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1 - 10 of 31 results for: PUBLPOL ; Currently searching winter courses. You can expand your search to include all quarters

PUBLPOL 101: Politics and Public Policy (POLISCI 123, PUBLPOL 201)

American political institutions (the Presidency, Congress, and the Court) and political processes (the formation of political attitudes and voting) have for some time now been criticized as inadequate to the task of making modern public policy. Against the backdrop of American culture and political history we examine how public policy has been and is being made. We use theories from Political Science and Economics to assess the state of the American system and the policy making process. We use case studies and lectures to analyze contemporary issues including environmental policy, taxes and spending , gun control , economic growth and inequality and mobility. In some of these issue areas we use comparative data from other countries to see how the U.S. is doing relative to other countries. In addition to class room lecture and discussion, student groups are formed to analyze policy issues of relevance to them. (This course has merged with Political Science 2.)
Terms: Win | Units: 4-5 | UG Reqs: GER:DB-SocSci, WAY-SI | Grading: Letter or Credit/No Credit

PUBLPOL 104: Economic Policy Analysis (ECON 150, PUBLPOL 204)

The relationship between microeconomic analysis and public policy making. How economic policy analysis is done and why political leaders regard it as useful but not definitive in making policy decisions. Economic rationales for policy interventions, methods of policy evaluation and the role of benefit-cost analysis, economic models of politics and their application to policy making, and the relationship of income distribution to policy choice. Theoretical foundations of policy making and analysis, and applications to program adoption and implementation. Prerequisites: ECON 50 and ECON 102B.
Terms: Win, Spr | Units: 4-5 | UG Reqs: WAY-AQR | Grading: Letter or Credit/No Credit

PUBLPOL 106: Law and Economics (ECON 154, PUBLPOL 206)

This course explores the role of law in promoting economic welfare. Law has many meanings and many aspects, but some version of it is essential to cooperative human interaction and thus to civilization itself. Cooperation often is a positive-sum or welfare-enhancing activity, while competition among individuals, in contrast, is often zero- or negative-sum. Law, among its other functions, can serve as a mechanism to harmonize private incentives to achieve cooperative gains, to maintain an equitable division of those gains, and to deter "cheating." Economic analysis of law focuses on the welfare-enhancing incentive effects of law and law enforcement and on law's role in reducing the risks of cooperation by setting expectations of "what courts or the state will do" in various contingencies. Prerequisite: Econ 50.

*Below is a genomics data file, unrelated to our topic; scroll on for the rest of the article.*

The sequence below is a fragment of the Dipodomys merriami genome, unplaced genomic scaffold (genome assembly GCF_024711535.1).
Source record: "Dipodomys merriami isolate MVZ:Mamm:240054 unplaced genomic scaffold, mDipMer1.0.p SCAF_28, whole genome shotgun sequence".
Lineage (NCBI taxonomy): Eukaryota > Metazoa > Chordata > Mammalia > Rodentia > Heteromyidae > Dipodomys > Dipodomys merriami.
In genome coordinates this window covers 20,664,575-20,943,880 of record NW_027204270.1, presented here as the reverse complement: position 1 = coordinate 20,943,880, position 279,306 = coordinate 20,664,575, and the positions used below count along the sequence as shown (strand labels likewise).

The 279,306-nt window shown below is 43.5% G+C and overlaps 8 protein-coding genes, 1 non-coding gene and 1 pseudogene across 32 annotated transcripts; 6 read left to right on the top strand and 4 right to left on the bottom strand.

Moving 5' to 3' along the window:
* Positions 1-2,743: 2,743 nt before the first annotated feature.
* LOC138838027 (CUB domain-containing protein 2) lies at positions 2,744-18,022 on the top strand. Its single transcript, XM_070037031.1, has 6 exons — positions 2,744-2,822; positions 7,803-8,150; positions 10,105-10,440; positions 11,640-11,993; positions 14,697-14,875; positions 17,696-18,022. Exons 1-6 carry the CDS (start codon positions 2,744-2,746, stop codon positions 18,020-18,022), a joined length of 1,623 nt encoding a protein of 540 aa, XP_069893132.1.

Terms: Win | Units: 4-5 | UG Reqs: WAY-SI | Grading: Letter or Credit/No Credit

PUBLPOL 115: Practical Training

Qualified Public Policy students obtain employment in a relevant research or industrial activity to enhance their professional experience consistent with their degree programs. Prior to enrolling students must get internship approved by the Public Policy Program. At the start of the quarter, students must submit a one page statement showing the relevance of the employment to the degree program along with an offer letter. At the end of the quarter, a three page final report must be supplied documenting work done and relevance to degree program. Meets the requirements for Curricular Practical Training for students on F-1 visas. May be repeated for credit.
Terms: Aut, Win, Spr, Sum | Units: 1-5 | Repeatable for credit | Grading: Satisfactory/No Credit

PUBLPOL 133: Political Power in American Cities (AMSTUD 121Z, POLISCI 121, URBANST 111)

The major actors, institutions, processes, and policies of sub-state government in the U.S., emphasizing city general-purpose governments through a comparative examination of historical and contemporary politics. Issues related to federalism, representation, voting, race, poverty, housing, and finances.